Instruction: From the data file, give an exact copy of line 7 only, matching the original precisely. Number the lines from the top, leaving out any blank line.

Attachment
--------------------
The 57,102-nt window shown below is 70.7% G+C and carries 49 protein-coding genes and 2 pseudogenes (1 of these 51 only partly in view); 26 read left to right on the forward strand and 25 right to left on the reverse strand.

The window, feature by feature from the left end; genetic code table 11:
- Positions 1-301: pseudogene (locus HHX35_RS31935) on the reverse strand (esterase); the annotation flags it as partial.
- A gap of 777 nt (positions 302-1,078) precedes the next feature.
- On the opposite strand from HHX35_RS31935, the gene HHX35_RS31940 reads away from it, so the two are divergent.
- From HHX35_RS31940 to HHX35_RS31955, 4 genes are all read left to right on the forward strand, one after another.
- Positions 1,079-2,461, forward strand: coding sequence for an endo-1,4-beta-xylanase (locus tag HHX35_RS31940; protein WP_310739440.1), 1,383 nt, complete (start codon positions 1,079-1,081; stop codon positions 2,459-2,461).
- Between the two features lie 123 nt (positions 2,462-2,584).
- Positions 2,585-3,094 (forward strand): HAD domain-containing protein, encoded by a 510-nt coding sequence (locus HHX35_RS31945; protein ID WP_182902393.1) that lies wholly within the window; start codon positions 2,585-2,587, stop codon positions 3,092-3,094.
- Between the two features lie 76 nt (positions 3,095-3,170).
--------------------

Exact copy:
- Positions 1,079-2,461, forward strand: coding sequence for an endo-1,4-beta-xylanase (locus tag HHX35_RS31940; protein WP_310739440.1), 1,383 nt, complete (start codon positions 1,079-1,081; stop codon positions 2,459-2,461).